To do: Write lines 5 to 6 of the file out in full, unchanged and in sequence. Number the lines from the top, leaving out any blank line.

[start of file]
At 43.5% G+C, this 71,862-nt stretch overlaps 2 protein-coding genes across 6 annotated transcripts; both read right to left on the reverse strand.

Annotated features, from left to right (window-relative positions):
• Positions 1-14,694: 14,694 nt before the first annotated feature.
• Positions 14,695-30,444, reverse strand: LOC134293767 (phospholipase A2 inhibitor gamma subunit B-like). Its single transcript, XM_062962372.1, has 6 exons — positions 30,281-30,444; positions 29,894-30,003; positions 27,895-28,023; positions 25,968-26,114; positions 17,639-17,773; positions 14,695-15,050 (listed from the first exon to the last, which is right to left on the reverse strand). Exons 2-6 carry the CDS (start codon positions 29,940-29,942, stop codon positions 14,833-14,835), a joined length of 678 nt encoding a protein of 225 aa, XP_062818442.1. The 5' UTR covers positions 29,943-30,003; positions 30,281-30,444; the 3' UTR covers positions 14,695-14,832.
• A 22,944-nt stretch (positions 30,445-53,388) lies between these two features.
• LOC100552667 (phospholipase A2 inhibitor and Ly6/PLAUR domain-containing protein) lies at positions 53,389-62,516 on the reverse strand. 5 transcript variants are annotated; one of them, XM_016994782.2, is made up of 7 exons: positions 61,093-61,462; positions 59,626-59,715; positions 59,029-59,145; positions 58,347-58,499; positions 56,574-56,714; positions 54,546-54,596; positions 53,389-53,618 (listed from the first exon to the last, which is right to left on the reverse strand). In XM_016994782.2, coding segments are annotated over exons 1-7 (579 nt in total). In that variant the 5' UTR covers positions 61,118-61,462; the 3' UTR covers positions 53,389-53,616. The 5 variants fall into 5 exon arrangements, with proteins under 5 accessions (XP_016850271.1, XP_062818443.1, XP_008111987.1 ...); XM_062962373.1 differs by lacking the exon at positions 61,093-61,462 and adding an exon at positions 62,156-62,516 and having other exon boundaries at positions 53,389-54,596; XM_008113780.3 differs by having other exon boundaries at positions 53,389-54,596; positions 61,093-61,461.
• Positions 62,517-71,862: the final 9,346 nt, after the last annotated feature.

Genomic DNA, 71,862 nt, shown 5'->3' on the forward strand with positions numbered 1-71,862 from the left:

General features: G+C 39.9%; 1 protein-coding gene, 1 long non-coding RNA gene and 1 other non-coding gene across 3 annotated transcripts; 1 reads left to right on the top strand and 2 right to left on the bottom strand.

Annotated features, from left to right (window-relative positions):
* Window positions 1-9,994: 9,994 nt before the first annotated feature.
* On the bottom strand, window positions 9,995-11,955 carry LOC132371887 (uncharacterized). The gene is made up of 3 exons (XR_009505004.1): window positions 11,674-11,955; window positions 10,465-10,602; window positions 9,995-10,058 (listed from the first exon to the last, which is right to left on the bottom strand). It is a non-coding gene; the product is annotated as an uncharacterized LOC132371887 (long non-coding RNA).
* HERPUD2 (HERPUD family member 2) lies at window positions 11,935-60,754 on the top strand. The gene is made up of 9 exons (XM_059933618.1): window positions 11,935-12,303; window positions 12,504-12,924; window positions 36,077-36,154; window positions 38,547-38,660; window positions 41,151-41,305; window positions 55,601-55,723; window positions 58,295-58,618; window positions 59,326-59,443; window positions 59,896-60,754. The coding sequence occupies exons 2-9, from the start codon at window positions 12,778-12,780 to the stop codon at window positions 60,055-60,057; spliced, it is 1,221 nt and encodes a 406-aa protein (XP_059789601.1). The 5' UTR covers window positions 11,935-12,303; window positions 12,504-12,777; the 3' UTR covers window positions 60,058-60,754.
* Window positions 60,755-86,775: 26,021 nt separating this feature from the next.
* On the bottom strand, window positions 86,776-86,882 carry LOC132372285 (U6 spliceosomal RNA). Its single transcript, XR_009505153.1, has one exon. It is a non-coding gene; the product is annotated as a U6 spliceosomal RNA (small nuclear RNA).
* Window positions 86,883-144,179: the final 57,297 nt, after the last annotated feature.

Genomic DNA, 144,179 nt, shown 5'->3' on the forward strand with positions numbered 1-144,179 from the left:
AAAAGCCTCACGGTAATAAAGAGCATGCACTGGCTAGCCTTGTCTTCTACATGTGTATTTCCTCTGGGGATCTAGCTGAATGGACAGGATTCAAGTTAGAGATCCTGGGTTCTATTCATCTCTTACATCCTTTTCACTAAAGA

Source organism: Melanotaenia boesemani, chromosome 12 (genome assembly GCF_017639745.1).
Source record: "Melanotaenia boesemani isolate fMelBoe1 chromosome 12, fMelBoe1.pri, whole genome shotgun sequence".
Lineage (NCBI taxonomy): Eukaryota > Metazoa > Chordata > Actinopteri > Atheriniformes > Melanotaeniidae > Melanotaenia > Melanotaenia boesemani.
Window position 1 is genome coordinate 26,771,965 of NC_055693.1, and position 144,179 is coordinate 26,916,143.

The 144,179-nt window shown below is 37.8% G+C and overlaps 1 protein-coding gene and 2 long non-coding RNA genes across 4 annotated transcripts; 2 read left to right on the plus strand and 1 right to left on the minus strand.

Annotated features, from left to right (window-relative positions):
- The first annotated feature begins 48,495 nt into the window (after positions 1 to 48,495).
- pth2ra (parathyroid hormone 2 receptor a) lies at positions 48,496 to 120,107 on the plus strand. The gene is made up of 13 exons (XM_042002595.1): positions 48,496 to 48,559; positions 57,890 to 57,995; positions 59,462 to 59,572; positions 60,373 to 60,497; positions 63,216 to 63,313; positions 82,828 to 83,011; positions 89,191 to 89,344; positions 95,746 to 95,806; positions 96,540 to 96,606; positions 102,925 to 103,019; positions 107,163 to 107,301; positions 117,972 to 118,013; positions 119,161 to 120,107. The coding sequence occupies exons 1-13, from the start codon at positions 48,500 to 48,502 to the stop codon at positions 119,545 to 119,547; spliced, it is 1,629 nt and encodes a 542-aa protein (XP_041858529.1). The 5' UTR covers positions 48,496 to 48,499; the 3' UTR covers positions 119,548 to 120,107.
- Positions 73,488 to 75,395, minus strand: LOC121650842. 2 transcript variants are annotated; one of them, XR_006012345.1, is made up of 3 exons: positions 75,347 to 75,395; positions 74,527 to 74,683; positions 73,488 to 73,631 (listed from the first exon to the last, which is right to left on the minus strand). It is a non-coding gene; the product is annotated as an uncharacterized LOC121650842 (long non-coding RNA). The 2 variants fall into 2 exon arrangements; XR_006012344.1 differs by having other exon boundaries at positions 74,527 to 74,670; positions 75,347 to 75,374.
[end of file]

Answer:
• A 22,944-nt stretch (positions 30,445-53,388) lies between these two features.
• LOC100552667 (phospholipase A2 inhibitor and Ly6/PLAUR domain-containing protein) lies at positions 53,389-62,516 on the reverse strand. 5 transcript variants are annotated; one of them, XM_016994782.2, is made up of 7 exons: positions 61,093-61,462; positions 59,626-59,715; positions 59,029-59,145; positions 58,347-58,499; positions 56,574-56,714; positions 54,546-54,596; positions 53,389-53,618 (listed from the first exon to the last, which is right to left on the reverse strand). In XM_016994782.2, coding segments are annotated over exons 1-7 (579 nt in total). In that variant the 5' UTR covers positions 61,118-61,462; the 3' UTR covers positions 53,389-53,616. The 5 variants fall into 5 exon arrangements, with proteins under 5 accessions (XP_016850271.1, XP_062818443.1, XP_008111987.1 ...); XM_062962373.1 differs by lacking the exon at positions 61,093-61,462 and adding an exon at positions 62,156-62,516 and having other exon boundaries at positions 53,389-54,596; XM_008113780.3 differs by having other exon boundaries at positions 53,389-54,596; positions 61,093-61,461.